Keywords:trophic position, stable isotope analysis, food web, human population density, eutrophic lake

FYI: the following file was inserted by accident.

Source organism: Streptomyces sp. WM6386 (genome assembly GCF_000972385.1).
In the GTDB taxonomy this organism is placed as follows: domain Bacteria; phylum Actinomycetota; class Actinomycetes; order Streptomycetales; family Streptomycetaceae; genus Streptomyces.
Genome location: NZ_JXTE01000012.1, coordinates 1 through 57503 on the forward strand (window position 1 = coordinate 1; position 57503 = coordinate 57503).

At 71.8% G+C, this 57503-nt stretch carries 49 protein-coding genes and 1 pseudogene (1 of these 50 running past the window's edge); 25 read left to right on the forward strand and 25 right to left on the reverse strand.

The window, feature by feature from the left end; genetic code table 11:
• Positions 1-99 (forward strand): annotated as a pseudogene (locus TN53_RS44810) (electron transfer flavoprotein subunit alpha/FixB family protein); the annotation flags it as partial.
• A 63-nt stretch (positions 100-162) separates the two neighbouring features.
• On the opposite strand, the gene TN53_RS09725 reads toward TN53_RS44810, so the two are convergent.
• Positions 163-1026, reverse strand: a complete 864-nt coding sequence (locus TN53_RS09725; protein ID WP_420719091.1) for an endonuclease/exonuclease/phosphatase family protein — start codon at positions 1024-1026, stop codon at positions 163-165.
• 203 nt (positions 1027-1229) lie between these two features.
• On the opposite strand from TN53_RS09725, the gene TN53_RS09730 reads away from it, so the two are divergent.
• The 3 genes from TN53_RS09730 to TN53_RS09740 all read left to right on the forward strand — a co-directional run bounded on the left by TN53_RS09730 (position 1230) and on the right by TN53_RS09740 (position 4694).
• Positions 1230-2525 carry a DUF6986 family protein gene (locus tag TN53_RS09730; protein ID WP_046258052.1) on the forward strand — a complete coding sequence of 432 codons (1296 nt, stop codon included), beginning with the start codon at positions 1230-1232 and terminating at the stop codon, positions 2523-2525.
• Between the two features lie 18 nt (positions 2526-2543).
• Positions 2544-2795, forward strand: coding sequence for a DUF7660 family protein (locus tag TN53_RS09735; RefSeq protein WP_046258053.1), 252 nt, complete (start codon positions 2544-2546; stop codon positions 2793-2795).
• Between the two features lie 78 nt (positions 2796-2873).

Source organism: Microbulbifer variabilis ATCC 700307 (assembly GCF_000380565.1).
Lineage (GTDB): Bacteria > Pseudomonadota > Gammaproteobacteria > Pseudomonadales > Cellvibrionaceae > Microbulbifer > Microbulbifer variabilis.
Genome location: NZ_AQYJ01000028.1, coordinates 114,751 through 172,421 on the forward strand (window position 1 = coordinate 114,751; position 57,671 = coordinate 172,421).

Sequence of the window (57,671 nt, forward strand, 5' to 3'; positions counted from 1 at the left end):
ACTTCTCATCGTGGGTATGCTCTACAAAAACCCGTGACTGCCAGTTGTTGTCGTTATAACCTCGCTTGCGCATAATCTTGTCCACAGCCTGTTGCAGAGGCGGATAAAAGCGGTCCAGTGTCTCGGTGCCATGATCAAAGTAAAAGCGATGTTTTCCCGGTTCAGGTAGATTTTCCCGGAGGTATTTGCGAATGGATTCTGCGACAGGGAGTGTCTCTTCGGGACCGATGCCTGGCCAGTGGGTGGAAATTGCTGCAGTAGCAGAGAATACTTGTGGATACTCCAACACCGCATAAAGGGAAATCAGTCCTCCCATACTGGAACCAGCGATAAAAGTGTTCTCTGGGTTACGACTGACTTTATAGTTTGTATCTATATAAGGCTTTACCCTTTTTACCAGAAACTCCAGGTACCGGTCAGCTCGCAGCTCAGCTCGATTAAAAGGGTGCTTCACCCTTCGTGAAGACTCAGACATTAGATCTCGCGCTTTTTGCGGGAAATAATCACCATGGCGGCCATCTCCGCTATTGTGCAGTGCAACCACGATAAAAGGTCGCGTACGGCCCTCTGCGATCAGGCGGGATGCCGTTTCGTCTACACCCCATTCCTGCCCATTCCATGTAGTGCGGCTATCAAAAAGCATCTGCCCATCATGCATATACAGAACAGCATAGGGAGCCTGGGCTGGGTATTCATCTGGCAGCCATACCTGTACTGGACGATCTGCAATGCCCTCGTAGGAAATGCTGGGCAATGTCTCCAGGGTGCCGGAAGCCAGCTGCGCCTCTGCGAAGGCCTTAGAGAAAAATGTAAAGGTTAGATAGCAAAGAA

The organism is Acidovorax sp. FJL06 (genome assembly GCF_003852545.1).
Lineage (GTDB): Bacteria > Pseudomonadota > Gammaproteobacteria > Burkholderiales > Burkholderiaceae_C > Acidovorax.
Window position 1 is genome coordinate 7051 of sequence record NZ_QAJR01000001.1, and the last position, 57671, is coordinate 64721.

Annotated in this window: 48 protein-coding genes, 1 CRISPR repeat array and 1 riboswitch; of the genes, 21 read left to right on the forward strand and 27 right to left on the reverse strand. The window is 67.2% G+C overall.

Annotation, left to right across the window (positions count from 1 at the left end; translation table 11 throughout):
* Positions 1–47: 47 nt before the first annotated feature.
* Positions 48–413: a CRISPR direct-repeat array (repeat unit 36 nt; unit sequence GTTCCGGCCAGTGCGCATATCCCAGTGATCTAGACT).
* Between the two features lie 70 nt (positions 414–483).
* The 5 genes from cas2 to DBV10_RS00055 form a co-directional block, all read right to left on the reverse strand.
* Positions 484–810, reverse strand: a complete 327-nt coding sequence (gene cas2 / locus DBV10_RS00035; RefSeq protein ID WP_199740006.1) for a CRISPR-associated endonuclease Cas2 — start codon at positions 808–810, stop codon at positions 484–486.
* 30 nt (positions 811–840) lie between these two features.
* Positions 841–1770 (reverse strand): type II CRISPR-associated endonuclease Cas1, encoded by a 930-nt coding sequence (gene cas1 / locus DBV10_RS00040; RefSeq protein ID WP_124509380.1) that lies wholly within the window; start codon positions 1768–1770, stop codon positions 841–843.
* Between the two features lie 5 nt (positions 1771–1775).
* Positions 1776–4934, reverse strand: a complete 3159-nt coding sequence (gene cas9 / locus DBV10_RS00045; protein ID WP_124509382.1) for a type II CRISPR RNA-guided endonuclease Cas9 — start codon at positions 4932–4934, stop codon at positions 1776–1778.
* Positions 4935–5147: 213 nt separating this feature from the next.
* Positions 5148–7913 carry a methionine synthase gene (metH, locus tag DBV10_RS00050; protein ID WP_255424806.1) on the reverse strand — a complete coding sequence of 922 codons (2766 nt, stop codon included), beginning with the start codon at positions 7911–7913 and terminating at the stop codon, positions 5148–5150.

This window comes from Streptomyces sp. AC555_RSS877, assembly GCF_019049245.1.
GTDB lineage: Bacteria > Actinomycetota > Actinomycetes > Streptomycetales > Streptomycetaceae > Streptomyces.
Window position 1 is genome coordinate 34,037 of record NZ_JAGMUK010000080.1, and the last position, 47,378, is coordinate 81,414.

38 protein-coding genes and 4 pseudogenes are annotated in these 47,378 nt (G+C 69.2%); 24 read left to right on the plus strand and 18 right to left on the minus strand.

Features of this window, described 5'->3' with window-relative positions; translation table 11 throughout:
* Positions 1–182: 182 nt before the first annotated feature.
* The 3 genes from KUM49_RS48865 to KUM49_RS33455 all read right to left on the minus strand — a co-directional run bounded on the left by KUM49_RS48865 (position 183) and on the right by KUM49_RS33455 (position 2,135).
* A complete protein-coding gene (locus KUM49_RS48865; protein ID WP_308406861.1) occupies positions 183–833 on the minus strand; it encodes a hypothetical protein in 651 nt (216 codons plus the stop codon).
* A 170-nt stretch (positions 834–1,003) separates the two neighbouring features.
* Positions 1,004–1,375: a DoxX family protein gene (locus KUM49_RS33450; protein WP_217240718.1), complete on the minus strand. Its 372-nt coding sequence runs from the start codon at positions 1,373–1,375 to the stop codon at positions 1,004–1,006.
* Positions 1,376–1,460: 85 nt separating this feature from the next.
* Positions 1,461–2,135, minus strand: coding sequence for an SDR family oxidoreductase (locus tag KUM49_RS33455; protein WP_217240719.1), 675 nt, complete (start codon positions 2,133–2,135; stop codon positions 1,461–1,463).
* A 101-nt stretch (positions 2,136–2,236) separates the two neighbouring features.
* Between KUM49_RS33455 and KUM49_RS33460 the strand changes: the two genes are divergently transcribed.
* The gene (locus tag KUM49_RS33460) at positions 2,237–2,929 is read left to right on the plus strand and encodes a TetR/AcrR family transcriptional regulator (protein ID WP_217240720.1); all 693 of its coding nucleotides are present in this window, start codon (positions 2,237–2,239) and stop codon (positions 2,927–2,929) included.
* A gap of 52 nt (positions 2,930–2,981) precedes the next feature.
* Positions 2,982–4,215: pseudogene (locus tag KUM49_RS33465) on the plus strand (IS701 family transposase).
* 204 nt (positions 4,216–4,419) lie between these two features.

Freshwater ecosystems are currently threatened because of unsustainable urbanization. Human activities in catchment alter lake and marine ecosystems through rivers. Especially in developing countries, lake ecosystems in urban areas are heavily affected by industry, sewage, household wastes, and deforestation. Driven by rapid population growth in the Philippines, Laguna de Bay (LDB) is highly suitable test ecosystem to further understand how anthropogenic disturbances impact biological communities and trophic relations in lakes. We aim to assess such impacts using land use data and human population density (HPD) of each catchment surrounding the LDB. Moreover, we use carbon (δ13C) and nitrogen (δ15N) stable isotope analysis to examine how human activities in the catchment affect water quality, and in turn, littoral food webs at 30 sites of the LDB. In all these sites, we measured total nitrogen and total phosphorus as indicators for nutrient loadings from the catchment and total dissolved solids, dissolved oxygen, conductivity, pH, salinity, temperature as physico-chemical environments. We collected biological samples zoobenthos, phytoplankton, meio- and macrozooplankton, and Oreochromis niloticus. We also collected epilithic organic matter (EOM) and particulate organic matter (POM) as basal resources of littoral food webs. We measured δ13C and δ15N for these samples. With an 82% cumulative variance from PC1 and PC2, principal component analysis successfully clustered sites according to its bays (Central, West, East, and South). The results showed that the sites in the Central and West Bays are more disturbed than the ones in the East and South Bays which is reflected in the water quality parameters and community structures of mollusks and zooplankton around LDB. Ultimately, significant variation (Kruskal Wallis H test, P < 0.01) among the trophic levels of benthic and pelagic primary consumers (mollusks and zooplankton, respectively) and O. niloticus between sites was observed which may indicate heterogeneity of water quality due to varying degrees of anthropogenic disturbances. Our isotope data on food webs provide clarity and evidence on the link between human activities and food web properties in the lake ecosystem.